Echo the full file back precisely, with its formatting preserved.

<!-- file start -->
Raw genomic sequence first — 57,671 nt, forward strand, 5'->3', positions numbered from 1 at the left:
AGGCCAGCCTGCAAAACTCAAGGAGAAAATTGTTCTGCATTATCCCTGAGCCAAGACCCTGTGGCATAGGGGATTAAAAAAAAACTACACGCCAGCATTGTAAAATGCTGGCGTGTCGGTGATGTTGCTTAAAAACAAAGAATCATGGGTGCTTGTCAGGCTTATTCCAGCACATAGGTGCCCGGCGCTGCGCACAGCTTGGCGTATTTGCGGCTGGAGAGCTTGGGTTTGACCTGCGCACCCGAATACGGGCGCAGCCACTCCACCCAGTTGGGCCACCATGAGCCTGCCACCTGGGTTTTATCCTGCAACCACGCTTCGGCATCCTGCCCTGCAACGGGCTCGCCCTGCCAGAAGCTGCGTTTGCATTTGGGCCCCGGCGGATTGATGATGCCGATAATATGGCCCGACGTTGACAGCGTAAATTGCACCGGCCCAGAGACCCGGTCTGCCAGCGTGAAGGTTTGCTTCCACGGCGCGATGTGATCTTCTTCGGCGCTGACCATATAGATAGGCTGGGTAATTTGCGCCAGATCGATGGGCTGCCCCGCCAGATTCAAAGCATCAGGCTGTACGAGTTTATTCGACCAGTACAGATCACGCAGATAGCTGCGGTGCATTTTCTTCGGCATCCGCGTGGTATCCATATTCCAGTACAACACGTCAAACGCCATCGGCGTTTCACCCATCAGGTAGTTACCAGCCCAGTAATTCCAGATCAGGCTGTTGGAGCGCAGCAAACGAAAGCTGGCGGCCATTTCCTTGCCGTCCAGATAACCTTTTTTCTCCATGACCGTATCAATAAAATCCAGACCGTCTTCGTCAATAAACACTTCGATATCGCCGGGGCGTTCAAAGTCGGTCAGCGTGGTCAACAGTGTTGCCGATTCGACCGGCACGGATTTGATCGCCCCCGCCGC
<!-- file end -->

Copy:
Raw genomic sequence first — 57,671 nt, forward strand, 5'->3', positions numbered from 1 at the left:
AGGCCAGCCTGCAAAACTCAAGGAGAAAATTGTTCTGCATTATCCCTGAGCCAAGACCCTGTGGCATAGGGGATTAAAAAAAAACTACACGCCAGCATTGTAAAATGCTGGCGTGTCGGTGATGTTGCTTAAAAACAAAGAATCATGGGTGCTTGTCAGGCTTATTCCAGCACATAGGTGCCCGGCGCTGCGCACAGCTTGGCGTATTTGCGGCTGGAGAGCTTGGGTTTGACCTGCGCACCCGAATACGGGCGCAGCCACTCCACCCAGTTGGGCCACCATGAGCCTGCCACCTGGGTTTTATCCTGCAACCACGCTTCGGCATCCTGCCCTGCAACGGGCTCGCCCTGCCAGAAGCTGCGTTTGCATTTGGGCCCCGGCGGATTGATGATGCCGATAATATGGCCCGACGTTGACAGCGTAAATTGCACCGGCCCAGAGACCCGGTCTGCCAGCGTGAAGGTTTGCTTCCACGGCGCGATGTGATCTTCTTCGGCGCTGACCATATAGATAGGCTGGGTAATTTGCGCCAGATCGATGGGCTGCCCCGCCAGATTCAAAGCATCAGGCTGTACGAGTTTATTCGACCAGTACAGATCACGCAGATAGCTGCGGTGCATTTTCTTCGGCATCCGCGTGGTATCCATATTCCAGTACAACACGTCAAACGCCATCGGCGTTTCACCCATCAGGTAGTTACCAGCCCAGTAATTCCAGATCAGGCTGTTGGAGCGCAGCAAACGAAAGCTGGCGGCCATTTCCTTGCCGTCCAGATAACCTTTTTTCTCCATGACCGTATCAATAAAATCCAGACCGTCTTCGTCAATAAACACTTCGATATCGCCGGGGCGTTCAAAGTCGGTCAGCGTGGTCAACAGTGTTGCCGATTCGACCGGCACGGATTTGATCGCCCCCGCCGC